Silas Berry had his back to a persistent north wind, staring down at a hole in Lake Superior ice and watching his fish locator. Icicles were forming on his ample mustache and beard.
“Nothing yet. A few have come in, but nothing has hit yet,’’ Berry said as he jigged a lure on a midweek morning on the freshly frozen surface of Lake Superior, 100 yards or so off the Duluth shoreline.
But Berry, of Brainerd, remained optimistic based on what happened last Sunday. That’s when a fat, 16 pound lake trout bit his spoon. That fish is awaiting a visit to the taxidermist. And it encouraged Berry to head back to Duluth for more fishing at midweek. He was one of more than two-dozen groups of anglers on the ice just offshore from about 21st Avenue East.
“It was my first time ever fishing here. Blind luck. Beginners luck,’’ Berry said of the big trout.
“I was staring off in the distance, watching the crowd of people fishing, when my rod went ‘thump.’ It took 20 minutes to get it up to the hole. It kept going back to the bottom.”
This all started last weekend after the polar vortex brought the first solid ice on western Lake Superior and a few calm nights allowed that ice to lock up to shore. That’s when the first few anglers walked onto the lake in Duluth and started fishing.
Safe fishing ice doesn’t happen every winter off Duluth, and within days word spread: the ice appeared walkable and the fish were biting.
“We’ve been getting a ton of calls. The word got out fast,’’ said Eric Holl, an employee at Marine General sporting goods store in Duluth, an avid angler and part-time guide.
As of midweek there was 5-9 inches of clear, solid ice on the lake for the first 100-200 yards off 21st Avenue East. It appeared locked tight to shore at the time.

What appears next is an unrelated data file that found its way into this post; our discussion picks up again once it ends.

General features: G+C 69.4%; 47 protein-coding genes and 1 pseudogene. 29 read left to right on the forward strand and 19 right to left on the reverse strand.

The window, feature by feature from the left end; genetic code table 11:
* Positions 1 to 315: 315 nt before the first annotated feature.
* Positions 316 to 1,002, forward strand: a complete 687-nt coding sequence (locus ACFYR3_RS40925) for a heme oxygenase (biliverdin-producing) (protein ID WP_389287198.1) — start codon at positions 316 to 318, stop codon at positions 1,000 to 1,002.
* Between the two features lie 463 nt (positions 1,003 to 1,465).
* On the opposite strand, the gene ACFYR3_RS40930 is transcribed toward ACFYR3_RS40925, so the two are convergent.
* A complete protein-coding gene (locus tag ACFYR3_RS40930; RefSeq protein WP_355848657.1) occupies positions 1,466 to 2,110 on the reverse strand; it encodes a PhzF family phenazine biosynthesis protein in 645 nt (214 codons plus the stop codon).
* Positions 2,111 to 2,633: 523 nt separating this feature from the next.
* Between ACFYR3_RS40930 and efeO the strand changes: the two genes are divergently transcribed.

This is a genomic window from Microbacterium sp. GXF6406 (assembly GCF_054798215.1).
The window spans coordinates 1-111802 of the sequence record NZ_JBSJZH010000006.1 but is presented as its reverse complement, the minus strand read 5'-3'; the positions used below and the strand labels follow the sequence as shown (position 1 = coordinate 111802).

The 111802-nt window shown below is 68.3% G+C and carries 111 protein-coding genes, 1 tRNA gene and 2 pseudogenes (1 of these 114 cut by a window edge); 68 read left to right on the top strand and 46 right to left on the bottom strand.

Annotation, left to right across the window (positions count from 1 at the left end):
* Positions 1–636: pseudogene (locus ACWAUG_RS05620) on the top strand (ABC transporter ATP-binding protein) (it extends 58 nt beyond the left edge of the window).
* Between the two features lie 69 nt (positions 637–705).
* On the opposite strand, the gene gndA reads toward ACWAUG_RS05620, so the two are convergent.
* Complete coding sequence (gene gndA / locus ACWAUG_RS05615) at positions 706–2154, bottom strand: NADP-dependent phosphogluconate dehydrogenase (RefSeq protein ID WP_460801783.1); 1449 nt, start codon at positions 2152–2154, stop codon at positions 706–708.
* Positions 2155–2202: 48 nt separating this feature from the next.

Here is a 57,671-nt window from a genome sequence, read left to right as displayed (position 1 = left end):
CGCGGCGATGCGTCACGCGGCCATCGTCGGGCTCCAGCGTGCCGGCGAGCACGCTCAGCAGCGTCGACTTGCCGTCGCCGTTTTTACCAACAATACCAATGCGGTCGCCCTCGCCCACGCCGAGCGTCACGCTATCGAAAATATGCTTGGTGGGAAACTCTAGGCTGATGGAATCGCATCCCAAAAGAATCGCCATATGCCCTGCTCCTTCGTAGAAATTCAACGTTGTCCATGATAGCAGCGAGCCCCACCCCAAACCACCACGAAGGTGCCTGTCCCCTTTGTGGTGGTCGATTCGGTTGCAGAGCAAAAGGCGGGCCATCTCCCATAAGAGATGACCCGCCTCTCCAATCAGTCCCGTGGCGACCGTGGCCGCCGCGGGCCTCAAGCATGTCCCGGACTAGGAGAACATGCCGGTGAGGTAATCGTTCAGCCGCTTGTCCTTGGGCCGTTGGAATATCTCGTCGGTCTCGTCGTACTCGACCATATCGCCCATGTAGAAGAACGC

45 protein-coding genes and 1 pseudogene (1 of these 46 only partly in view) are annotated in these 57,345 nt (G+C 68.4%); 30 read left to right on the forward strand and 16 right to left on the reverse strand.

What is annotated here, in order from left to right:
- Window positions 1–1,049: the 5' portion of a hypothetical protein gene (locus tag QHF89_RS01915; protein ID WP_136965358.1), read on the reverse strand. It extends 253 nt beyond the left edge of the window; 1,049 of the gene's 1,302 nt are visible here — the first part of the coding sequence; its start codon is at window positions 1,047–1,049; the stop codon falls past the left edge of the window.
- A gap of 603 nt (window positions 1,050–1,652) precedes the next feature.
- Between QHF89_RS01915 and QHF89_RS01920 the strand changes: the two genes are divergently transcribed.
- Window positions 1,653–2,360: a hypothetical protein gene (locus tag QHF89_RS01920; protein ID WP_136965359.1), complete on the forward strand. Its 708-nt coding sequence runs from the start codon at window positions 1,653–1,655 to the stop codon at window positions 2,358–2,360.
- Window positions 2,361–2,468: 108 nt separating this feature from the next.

Farther from shore, however, jagged, broken shards of ice shot up from the surface, indicating some recent upheaval, probably crunched by the force of wind. That jumbled mess of ice will keep any deeper water off-limits to any anglers for the near future.
Holl and fellow angler Jarrid Houston keep reminding anglers that fishing on Lake Superior isn’t like fishing on Pike Lake. It can be downright dangerous.
“There’s a lot of current out there that can separate ice. And there’s wind… If you get a west wind the ice can blow out away from shore. A northeast wind can push waves under the ice and break it up. It can happen fast,’’ Holl said. “The saying ‘no ice is safe ice’ is really true with Lake Superior because it can go at any time.”
Cohos and herring have been biting closer to shore, in about 30-to-50 feet of water. Lake trout have been in deeper water, 60-to-70 feet.
Anglers also have been hitting the small harbor at the McQuade Safe Harbor boat landing and Burlington Bay in Two Harbors as well as other spots close in to the North Shore.
The best lures for lake trout have been jigging spoons. Smaller jigs and jigging spoons also have been working for coho and herring. Some anglers are tipping their lures with minnow heads or frozen smelt.
Chris Gruska of Duluth landed a silvery, 17-inch coho salmon on his first trip onto the new ice.
“The guys next to me were catching some herring. You never know what you might get out there,’’ said Gruska, who lives only a few blocks from the lake. “It’s nice to have it this close.”
Dan Juntti of Duluth left the ice at about 10:30 a.m. after taking the morning off work. He was fisheless but still smiling.
“I like it when it’s halfway safe to get out there to fish,’’ he said. “I’ll be back again in a few days.”
To be safe, Houston, a guide who writes a weekly column for the News Tribune, has a safety list whenever he ventures onto new, untested Lake Superior ice:
- Only walk/fish where you see other people.
- Bring a buddy.
- Wear a personal flotation device.
- Have ice spikes, also called hand picks, that allow you to grab the ice and pull yourself back up should you fall in.
- Bring rope to throw for a water rescue.
- Check the ice with a heavy spud/chisel every few feet.
Even beyond that, last week Holl and Houston brought along a small emergency, self-inflating raft — called a Nebulus — just in case. In past years ice anglers have been seen kick-sledding small rowboats out to their fishing spot, just in case.